They made to catch up, unspeaking. There was no sound for a while then, but for the muttering of the breeze and the distant crack of glacial ice falling from the wall of the world. Their pursuer had stopped yelling for them to stop, wait, just hold on a minute and talk to it. It must know it was going to catch them now, so why bother talking?
They’d had a seemingly insurmountable lead when they set out this morning. Leal had stood on a promontory and scanned the steep, seemingly infinite slope below their campsite. Far down there, barely visible in the gray light that only indicated a sky, something was heaving itself across the rocks. As usual, somebody had been watching it at all times, as the rest of them slept. She’d taken her turn, and she could see that it hadn’t gotten very far since then.
They’d walked on up the slope, reassured. And then, an hour ago, she’d heard that familiar voice again.
And here it came again, from only a few hundred yards back: “Leal! Wait, please!”
As if in agreement, there came a deep grumble of sound from far above. At first, as they’d toiled their way up steeper and steeper slopes, those occasional bellows of thunder had seemed familiar. Leal had waited to see lightning, but there never was any. Gradually, she’d come to realize that she wasn’t hearing storms. Thunder here meant something different than it did at home.
“Leal, come back! I can help you!”
“Come on, what are you waiting for?” she snapped at the little group of men whose faces were painted by lantern light in shades of worry and doubt. “All we need is a big overhang. We’ll be fine.”
She’d slipped because there was as much ice up here as rock. Generally you could tell the difference, but not always. She’d been careless; now she stalked on, head down, fiercely focused on the uneven tumbled stones ahead of her. Piero walked next to her; in another time and place, he might have gallantly demanded that she rest, but they had no time for that.
Another man had been walking beside her when they’d set out on this journey. He was gone now. He wouldn’t be back, despite her doubts, despite the promise of that distant voice that followed her through her waking hours and even into her dreams. She shuddered and tried to bring her attention back to the tilted, broken slabs of the ancient roadway under her feet.
This worked for a while, but then a series of cracking sounds, like distant gunshots, echoed from far overhead. In the silence that followed, Leal and her men met one another’s eyes; then somebody said, “Move!”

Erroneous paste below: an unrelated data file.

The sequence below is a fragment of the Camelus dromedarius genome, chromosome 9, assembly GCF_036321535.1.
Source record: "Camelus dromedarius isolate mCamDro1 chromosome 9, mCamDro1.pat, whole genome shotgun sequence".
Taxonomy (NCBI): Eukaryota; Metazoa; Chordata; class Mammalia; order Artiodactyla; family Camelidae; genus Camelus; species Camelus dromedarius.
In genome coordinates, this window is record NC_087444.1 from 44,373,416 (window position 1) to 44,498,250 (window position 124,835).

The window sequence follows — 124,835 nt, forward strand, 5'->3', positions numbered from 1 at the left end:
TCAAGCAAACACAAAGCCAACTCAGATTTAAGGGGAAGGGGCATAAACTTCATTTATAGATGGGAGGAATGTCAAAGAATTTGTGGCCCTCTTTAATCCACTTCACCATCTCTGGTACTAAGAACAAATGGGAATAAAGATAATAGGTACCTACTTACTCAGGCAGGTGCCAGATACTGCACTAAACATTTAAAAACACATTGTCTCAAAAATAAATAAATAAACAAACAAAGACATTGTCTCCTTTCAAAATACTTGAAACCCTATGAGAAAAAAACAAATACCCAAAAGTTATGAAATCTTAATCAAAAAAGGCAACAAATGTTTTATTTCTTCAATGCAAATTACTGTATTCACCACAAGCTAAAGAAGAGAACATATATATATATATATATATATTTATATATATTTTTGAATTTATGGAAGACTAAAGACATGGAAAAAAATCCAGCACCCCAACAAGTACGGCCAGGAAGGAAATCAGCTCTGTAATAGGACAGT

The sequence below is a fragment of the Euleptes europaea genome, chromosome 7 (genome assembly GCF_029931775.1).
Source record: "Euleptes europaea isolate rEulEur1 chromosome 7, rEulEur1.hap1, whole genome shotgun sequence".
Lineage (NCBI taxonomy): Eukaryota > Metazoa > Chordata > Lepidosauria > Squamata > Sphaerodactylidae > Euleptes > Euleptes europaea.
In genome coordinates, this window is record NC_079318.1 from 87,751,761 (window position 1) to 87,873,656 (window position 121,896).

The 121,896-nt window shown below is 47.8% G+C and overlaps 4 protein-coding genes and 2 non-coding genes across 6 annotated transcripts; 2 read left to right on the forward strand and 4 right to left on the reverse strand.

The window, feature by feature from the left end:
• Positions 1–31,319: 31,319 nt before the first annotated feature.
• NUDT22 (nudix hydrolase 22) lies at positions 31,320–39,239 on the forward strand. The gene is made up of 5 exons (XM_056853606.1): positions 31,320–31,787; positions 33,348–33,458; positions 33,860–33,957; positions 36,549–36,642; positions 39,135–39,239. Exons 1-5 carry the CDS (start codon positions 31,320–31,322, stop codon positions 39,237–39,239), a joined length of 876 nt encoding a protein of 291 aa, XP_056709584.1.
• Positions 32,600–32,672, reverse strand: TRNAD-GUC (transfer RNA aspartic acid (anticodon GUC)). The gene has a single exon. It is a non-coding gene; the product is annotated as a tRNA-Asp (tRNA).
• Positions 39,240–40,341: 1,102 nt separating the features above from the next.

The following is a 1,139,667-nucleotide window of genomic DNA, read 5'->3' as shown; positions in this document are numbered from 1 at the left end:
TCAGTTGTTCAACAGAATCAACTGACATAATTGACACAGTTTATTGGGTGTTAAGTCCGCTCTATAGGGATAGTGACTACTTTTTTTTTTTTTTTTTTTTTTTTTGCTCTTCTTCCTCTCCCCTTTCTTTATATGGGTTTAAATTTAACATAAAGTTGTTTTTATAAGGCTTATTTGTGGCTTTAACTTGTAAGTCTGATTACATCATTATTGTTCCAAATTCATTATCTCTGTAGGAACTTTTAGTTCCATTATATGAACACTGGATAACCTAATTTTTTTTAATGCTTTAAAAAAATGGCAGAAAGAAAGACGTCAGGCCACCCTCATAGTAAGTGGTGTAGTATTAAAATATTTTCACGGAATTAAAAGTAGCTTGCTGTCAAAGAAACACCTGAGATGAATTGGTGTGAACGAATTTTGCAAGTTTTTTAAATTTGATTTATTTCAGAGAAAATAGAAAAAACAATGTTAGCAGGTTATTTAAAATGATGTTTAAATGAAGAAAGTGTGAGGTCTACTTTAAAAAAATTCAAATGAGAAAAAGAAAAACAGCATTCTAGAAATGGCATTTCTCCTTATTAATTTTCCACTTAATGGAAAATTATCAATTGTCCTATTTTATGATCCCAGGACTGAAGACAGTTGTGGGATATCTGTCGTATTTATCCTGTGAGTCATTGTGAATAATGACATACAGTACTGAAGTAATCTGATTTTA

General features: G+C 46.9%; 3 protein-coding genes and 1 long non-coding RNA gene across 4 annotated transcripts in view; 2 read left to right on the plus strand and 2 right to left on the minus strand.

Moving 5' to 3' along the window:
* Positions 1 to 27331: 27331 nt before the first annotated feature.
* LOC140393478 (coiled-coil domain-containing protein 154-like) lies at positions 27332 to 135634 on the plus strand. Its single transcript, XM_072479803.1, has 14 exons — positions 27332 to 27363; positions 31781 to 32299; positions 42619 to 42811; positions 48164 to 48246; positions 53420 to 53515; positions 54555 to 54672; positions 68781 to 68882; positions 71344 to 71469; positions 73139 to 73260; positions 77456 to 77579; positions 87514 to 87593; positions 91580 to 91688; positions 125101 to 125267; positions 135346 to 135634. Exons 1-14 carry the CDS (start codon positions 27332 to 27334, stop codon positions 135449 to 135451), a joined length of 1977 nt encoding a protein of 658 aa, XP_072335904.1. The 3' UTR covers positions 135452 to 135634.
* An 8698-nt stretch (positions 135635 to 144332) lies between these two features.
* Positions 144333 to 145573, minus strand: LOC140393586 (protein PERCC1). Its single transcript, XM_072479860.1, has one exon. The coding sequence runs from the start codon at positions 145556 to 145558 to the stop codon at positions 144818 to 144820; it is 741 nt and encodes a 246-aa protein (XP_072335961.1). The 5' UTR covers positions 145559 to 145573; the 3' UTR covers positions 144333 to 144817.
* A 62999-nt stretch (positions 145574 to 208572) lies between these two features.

Everything was tilted at an absurdly steep angle here, but luckily gravity had been lessening as they climbed. It was easy to balance on the narrowest of ledges or blades of shattered pavement, and she could jump distances she would never have considered on the daylit plains they’d come from. Like fleas on some vast monster’s back, they popped from stone to stone, trying to get away from what was coming.
The whole slope shuddered and slid down a few feet. Leal stumbled, luckily, as something slashed through the air just above her. Clattering and pattering, splinters of shrapnel ice shot from the point where some glacial mountain had hit the rocks behind them. Distant booms signaled the landing of other house-sized chunks of hail.
“Maybe it’s a seasonal thing.” Piero’s voice sounded very small in the sudden quiet.
Leal shook her head. The icefalls had been increasing in frequency for days. Something was peeling away the great glacial sheets that built up above the rock line. Up there, the world’s wall was black and smooth, a fine weave of carbon nanotubes that was only a meter or two thick. Thin as it was, it transmitted the chill of interstellar vacuum from the other side. Water—and even air—froze to it. The glaciers that resulted would normally split and fall away in their own time, but they were hurrying now, as if they sensed the presence of intruders coming from below.
The only door home from this strange and perilous world was past those glaciers, at the very top of the wall. Leal and her companions had no choice but to come this way if they were ever to see their countries and people again.
She eyed the silhouette of Eustace Loll, who had fallen back from the lead and was watching the skies fearfully. The politician had branded her a traitor, and though he’d promised to lift that accusation if they ever made it home, he couldn’t be trusted. If she ever walked the copper streets of Sere again, she feared it would be as a paraded prisoner, in chains and spat upon by the countrymen she had tried so hard to save.
One foot ahead of the other. Just keep walking … She ignored her pounding headache and the ever-present knot in her stomach. She had a job to do.
They’d gone about a mile when Piero held up his hand. “Wait,” he said. They all stopped, and in the new silence Leal heard it: cracks and pops and splintering sounds, layered over one another in an almost continuous grumble. This was like the sound that presaged the fall of a glacier, but stretched out, as if not just one berg but an entire sky full of bergs was about to come down …
Piero swore, and Loll stumped back to blink at them both. “What do we do?”
The little junk-doll suddenly grabbed her ear. “There!” It stood up, pointing past her eyebrow at something …